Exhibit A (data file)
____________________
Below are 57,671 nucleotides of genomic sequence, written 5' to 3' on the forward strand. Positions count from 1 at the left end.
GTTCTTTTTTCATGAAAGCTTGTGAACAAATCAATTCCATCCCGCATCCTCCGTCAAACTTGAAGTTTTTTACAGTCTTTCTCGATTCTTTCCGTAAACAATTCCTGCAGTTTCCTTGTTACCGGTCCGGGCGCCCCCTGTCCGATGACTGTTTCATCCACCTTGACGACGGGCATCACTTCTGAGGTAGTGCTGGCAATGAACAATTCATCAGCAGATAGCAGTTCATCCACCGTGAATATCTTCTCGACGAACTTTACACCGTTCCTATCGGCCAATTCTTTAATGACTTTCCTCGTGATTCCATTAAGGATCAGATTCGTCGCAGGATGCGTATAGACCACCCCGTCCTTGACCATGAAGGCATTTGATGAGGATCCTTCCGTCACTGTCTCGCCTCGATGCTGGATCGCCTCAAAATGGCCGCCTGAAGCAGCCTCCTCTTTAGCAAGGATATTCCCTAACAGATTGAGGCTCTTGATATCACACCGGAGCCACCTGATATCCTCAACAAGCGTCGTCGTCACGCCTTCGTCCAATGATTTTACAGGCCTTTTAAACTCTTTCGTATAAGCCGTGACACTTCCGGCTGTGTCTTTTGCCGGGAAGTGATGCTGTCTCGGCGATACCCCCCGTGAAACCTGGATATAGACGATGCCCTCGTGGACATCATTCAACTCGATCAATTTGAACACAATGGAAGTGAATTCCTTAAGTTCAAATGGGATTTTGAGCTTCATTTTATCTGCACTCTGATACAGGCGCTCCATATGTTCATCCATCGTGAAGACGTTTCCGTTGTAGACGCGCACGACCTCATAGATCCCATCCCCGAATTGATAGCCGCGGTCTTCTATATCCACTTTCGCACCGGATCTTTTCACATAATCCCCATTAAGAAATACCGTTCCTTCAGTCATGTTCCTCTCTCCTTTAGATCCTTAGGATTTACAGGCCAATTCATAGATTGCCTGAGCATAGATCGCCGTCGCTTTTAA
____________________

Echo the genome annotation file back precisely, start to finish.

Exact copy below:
Below are 57,671 nucleotides of genomic sequence, written 5' to 3' on the forward strand. Positions count from 1 at the left end.
GTTCTTTTTTCATGAAAGCTTGTGAACAAATCAATTCCATCCCGCATCCTCCGTCAAACTTGAAGTTTTTTACAGTCTTTCTCGATTCTTTCCGTAAACAATTCCTGCAGTTTCCTTGTTACCGGTCCGGGCGCCCCCTGTCCGATGACTGTTTCATCCACCTTGACGACGGGCATCACTTCTGAGGTAGTGCTGGCAATGAACAATTCATCAGCAGATAGCAGTTCATCCACCGTGAATATCTTCTCGACGAACTTTACACCGTTCCTATCGGCCAATTCTTTAATGACTTTCCTCGTGATTCCATTAAGGATCAGATTCGTCGCAGGATGCGTATAGACCACCCCGTCCTTGACCATGAAGGCATTTGATGAGGATCCTTCCGTCACTGTCTCGCCTCGATGCTGGATCGCCTCAAAATGGCCGCCTGAAGCAGCCTCCTCTTTAGCAAGGATATTCCCTAACAGATTGAGGCTCTTGATATCACACCGGAGCCACCTGATATCCTCAACAAGCGTCGTCGTCACGCCTTCGTCCAATGATTTTACAGGCCTTTTAAACTCTTTCGTATAAGCCGTGACACTTCCGGCTGTGTCTTTTGCCGGGAAGTGATGCTGTCTCGGCGATACCCCCCGTGAAACCTGGATATAGACGATGCCCTCGTGGACATCATTCAACTCGATCAATTTGAACACAATGGAAGTGAATTCCTTAAGTTCAAATGGGATTTTGAGCTTCATTTTATCTGCACTCTGATACAGGCGCTCCATATGTTCATCCATCGTGAAGACGTTTCCGTTGTAGACGCGCACGACCTCATAGATCCCATCCCCGAATTGATAGCCGCGGTCTTCTATATCCACTTTCGCACCGGATCTTTTCACATAATCCCCATTAAGAAATACCGTTCCTTCAGTCATGTTCCTCTCTCCTTTAGATCCTTAGGATTTACAGGCCAATTCATAGATTGCCTGAGCATAGATCGCCGTCGCTTTTAA